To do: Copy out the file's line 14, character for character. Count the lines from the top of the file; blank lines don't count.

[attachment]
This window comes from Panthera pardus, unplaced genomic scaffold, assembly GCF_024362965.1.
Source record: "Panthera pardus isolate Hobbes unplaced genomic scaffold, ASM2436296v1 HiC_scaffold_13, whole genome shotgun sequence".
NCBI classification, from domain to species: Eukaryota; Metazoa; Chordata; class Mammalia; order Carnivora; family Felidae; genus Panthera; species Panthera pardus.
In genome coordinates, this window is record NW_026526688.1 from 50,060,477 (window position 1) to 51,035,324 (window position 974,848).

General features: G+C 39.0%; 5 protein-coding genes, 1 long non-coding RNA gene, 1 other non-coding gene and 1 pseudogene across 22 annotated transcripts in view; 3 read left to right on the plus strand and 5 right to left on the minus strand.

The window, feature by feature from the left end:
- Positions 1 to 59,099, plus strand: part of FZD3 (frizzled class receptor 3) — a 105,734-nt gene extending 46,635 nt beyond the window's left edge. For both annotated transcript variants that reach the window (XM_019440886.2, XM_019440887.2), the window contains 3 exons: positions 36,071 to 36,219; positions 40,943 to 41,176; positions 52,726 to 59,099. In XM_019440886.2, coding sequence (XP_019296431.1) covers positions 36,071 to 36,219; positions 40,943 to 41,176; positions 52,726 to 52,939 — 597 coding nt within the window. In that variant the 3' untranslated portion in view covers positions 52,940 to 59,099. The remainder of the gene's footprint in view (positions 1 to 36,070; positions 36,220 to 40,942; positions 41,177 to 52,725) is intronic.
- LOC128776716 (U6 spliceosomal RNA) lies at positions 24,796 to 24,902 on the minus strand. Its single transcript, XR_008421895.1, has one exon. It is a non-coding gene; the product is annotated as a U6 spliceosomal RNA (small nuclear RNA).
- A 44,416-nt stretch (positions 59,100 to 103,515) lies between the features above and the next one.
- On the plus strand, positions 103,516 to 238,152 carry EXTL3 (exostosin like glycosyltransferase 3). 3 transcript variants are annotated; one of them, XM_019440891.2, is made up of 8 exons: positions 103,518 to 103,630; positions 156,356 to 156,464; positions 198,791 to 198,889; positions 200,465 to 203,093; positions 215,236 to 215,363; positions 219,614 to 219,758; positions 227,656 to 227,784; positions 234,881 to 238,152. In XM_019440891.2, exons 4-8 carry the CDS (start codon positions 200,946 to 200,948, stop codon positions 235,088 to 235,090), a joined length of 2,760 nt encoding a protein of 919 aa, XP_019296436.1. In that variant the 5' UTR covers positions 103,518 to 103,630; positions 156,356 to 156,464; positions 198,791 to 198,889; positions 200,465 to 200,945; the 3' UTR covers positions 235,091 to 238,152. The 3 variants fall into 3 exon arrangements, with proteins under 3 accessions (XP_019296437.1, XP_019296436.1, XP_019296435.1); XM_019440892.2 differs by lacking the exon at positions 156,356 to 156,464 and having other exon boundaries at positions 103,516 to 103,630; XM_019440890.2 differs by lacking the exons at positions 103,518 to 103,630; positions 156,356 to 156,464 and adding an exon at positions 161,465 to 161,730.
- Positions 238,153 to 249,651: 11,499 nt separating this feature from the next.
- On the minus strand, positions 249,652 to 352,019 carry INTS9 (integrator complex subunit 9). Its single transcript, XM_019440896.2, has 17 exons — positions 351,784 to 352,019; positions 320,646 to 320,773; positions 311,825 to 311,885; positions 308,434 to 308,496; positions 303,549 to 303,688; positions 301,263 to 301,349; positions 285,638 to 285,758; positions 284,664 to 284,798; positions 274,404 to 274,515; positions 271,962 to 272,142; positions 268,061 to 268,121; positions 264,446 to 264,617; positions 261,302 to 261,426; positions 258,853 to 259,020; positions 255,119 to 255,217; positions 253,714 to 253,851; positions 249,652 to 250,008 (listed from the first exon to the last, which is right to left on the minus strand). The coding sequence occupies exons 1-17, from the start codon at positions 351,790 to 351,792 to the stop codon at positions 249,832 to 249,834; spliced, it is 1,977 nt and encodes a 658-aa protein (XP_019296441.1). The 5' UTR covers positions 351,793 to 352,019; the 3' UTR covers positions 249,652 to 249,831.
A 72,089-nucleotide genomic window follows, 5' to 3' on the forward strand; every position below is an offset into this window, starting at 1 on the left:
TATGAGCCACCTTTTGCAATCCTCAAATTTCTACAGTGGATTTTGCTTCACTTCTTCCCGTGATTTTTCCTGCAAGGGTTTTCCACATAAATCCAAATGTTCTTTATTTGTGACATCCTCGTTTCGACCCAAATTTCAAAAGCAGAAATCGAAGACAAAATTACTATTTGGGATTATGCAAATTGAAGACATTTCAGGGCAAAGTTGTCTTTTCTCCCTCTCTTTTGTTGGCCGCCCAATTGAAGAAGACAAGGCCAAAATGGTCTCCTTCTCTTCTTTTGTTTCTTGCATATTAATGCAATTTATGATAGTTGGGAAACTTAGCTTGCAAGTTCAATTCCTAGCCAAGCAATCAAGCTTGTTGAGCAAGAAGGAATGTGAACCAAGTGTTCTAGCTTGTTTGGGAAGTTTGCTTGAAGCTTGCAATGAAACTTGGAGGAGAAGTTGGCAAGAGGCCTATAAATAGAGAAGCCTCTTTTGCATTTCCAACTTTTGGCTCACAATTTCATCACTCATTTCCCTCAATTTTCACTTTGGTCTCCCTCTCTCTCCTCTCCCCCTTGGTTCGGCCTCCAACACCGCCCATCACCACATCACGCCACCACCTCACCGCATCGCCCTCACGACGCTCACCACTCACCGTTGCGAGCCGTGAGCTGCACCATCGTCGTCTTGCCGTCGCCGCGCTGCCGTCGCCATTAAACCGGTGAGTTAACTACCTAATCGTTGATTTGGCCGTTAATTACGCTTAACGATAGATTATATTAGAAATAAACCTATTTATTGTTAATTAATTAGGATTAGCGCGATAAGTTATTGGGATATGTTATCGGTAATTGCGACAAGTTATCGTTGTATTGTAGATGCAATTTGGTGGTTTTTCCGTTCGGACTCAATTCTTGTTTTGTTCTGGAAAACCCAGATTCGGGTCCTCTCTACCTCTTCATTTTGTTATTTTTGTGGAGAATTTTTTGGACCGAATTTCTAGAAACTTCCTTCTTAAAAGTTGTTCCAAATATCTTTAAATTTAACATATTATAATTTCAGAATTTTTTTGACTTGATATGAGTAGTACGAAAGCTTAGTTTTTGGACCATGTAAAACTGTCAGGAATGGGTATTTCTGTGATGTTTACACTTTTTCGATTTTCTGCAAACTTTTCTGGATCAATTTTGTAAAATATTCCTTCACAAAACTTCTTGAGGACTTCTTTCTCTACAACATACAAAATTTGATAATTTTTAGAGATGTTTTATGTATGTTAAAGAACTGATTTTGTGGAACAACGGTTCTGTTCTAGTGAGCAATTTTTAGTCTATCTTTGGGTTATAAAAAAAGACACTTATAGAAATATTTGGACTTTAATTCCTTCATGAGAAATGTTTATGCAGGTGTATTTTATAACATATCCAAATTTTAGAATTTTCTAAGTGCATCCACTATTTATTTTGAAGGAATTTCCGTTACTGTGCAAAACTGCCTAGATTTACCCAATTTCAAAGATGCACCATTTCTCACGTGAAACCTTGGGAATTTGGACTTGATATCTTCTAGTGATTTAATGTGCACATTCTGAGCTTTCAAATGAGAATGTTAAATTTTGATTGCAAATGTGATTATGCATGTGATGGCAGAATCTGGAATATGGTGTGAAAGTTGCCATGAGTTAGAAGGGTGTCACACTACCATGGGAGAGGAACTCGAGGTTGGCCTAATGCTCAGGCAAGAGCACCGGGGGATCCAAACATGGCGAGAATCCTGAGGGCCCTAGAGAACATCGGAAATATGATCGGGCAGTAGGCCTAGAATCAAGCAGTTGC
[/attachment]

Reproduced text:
TATGAGCCACCTTTTGCAATCCTCAAATTTCTACAGTGGATTTTGCTTCACTTCTTCCCGTGATTTTTCCTGCAAGGGTTTTCCACATAAATCCAAATGTTCTTTATTTGTGACATCCTCGTTTCGACCCAAATTTCAAAAGCAGAAATCGAAGACAAAATTACTATTTGGGATTATGCAAATTGAAGACATTTCAGGGCAAAGTTGTCTTTTCTCCCTCTCTTTTGTTGGCCGCCCAATTGAAGAAGACAAGGCCAAAATGGTCTCCTTCTCTTCTTTTGTTTCTTGCATATTAATGCAATTTATGATAGTTGGGAAACTTAGCTTGCAAGTTCAATTCCTAGCCAAGCAATCAAGCTTGTTGAGCAAGAAGGAATGTGAACCAAGTGTTCTAGCTTGTTTGGGAAGTTTGCTTGAAGCTTGCAATGAAACTTGGAGGAGAAGTTGGCAAGAGGCCTATAAATAGAGAAGCCTCTTTTGCATTTCCAACTTTTGGCTCACAATTTCATCACTCATTTCCCTCAATTTTCACTTTGGTCTCCCTCTCTCTCCTCTCCCCCTTGGTTCGGCCTCCAACACCGCCCATCACCACATCACGCCACCACCTCACCGCATCGCCCTCACGACGCTCACCACTCACCGTTGCGAGCCGTGAGCTGCACCATCGTCGTCTTGCCGTCGCCGCGCTGCCGTCGCCATTAAACCGGTGAGTTAACTACCTAATCGTTGATTTGGCCGTTAATTACGCTTAACGATAGATTATATTAGAAATAAACCTATTTATTGTTAATTAATTAGGATTAGCGCGATAAGTTATTGGGATATGTTATCGGTAATTGCGACAAGTTATCGTTGTATTGTAGATGCAATTTGGTGGTTTTTCCGTTCGGACTCAATTCTTGTTTTGTTCTGGAAAACCCAGATTCGGGTCCTCTCTACCTCTTCATTTTGTTATTTTTGTGGAGAATTTTTTGGACCGAATTTCTAGAAACTTCCTTCTTAAAAGTTGTTCCAAATATCTTTAAATTTAACATATTATAATTTCAGAATTTTTTTGACTTGATATGAGTAGTACGAAAGCTTAGTTTTTGGACCATGTAAAACTGTCAGGAATGGGTATTTCTGTGATGTTTACACTTTTTCGATTTTCTGCAAACTTTTCTGGATCAATTTTGTAAAATATTCCTTCACAAAACTTCTTGAGGACTTCTTTCTCTACAACATACAAAATTTGATAATTTTTAGAGATGTTTTATGTATGTTAAAGAACTGATTTTGTGGAACAACGGTTCTGTTCTAGTGAGCAATTTTTAGTCTATCTTTGGGTTATAAAAAAAGACACTTATAGAAATATTTGGACTTTAATTCCTTCATGAGAAATGTTTATGCAGGTGTATTTTATAACATATCCAAATTTTAGAATTTTCTAAGTGCATCCACTATTTATTTTGAAGGAATTTCCGTTACTGTGCAAAACTGCCTAGATTTACCCAATTTCAAAGATGCACCATTTCTCACGTGAAACCTTGGGAATTTGGACTTGATATCTTCTAGTGATTTAATGTGCACATTCTGAGCTTTCAAATGAGAATGTTAAATTTTGATTGCAAATGTGATTATGCATGTGATGGCAGAATCTGGAATATGGTGTGAAAGTTGCCATGAGTTAGAAGGGTGTCACACTACCATGGGAGAGGAACTCGAGGTTGGCCTAATGCTCAGGCAAGAGCACCGGGGGATCCAAACATGGCGAGAATCCTGAGGGCCCTAGAGAACATCGGAAATATGATCGGGCAGTAGGCCTAGAATCAAGCAGTTGC